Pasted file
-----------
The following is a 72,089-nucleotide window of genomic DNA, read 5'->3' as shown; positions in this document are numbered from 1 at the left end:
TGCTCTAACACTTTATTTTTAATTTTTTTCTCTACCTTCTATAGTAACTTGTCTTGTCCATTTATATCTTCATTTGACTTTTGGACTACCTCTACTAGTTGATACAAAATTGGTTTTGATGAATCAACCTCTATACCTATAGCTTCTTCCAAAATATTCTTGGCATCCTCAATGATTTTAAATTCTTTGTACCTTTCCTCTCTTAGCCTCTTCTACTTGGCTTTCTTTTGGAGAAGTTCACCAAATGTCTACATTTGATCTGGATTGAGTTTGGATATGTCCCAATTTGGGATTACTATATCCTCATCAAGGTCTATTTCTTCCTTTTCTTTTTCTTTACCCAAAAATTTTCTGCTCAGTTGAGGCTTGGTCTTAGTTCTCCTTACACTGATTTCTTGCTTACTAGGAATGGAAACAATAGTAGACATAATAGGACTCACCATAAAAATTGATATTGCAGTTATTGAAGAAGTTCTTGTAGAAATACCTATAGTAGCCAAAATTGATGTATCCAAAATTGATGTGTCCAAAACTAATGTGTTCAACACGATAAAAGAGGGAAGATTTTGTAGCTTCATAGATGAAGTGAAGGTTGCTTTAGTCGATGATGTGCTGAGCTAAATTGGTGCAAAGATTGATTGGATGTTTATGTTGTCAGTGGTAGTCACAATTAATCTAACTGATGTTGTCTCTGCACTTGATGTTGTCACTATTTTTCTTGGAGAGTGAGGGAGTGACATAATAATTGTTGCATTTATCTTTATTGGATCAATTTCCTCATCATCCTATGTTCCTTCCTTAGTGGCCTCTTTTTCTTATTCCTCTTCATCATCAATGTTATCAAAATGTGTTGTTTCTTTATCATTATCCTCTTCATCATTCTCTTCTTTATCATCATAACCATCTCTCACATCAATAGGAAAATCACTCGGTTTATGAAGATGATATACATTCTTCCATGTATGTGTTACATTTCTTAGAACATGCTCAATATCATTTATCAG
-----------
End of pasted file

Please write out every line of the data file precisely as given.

The following is a 72,089-nucleotide window of genomic DNA, read 5'->3' as shown; positions in this document are numbered from 1 at the left end:
TGCTCTAACACTTTATTTTTAATTTTTTTCTCTACCTTCTATAGTAACTTGTCTTGTCCATTTATATCTTCATTTGACTTTTGGACTACCTCTACTAGTTGATACAAAATTGGTTTTGATGAATCAACCTCTATACCTATAGCTTCTTCCAAAATATTCTTGGCATCCTCAATGATTTTAAATTCTTTGTACCTTTCCTCTCTTAGCCTCTTCTACTTGGCTTTCTTTTGGAGAAGTTCACCAAATGTCTACATTTGATCTGGATTGAGTTTGGATATGTCCCAATTTGGGATTACTATATCCTCATCAAGGTCTATTTCTTCCTTTTCTTTTTCTTTACCCAAAAATTTTCTGCTCAGTTGAGGCTTGGTCTTAGTTCTCCTTACACTGATTTCTTGCTTACTAGGAATGGAAACAATAGTAGACATAATAGGACTCACCATAAAAATTGATATTGCAGTTATTGAAGAAGTTCTTGTAGAAATACCTATAGTAGCCAAAATTGATGTATCCAAAATTGATGTGTCCAAAACTAATGTGTTCAACACGATAAAAGAGGGAAGATTTTGTAGCTTCATAGATGAAGTGAAGGTTGCTTTAGTCGATGATGTGCTGAGCTAAATTGGTGCAAAGATTGATTGGATGTTTATGTTGTCAGTGGTAGTCACAATTAATCTAACTGATGTTGTCTCTGCACTTGATGTTGTCACTATTTTTCTTGGAGAGTGAGGGAGTGACATAATAATTGTTGCATTTATCTTTATTGGATCAATTTCCTCATCATCCTATGTTCCTTCCTTAGTGGCCTCTTTTTCTTATTCCTCTTCATCATCAATGTTATCAAAATGTGTTGTTTCTTTATCATTATCCTCTTCATCATTCTCTTCTTTATCATCATAACCATCTCTCACATCAATAGGAAAATCACTCGGTTTATGAAGATGATATACATTCTTCCATGTATGTGTTACATTTCTTAGAACATGCTCAATATCATTTATCAG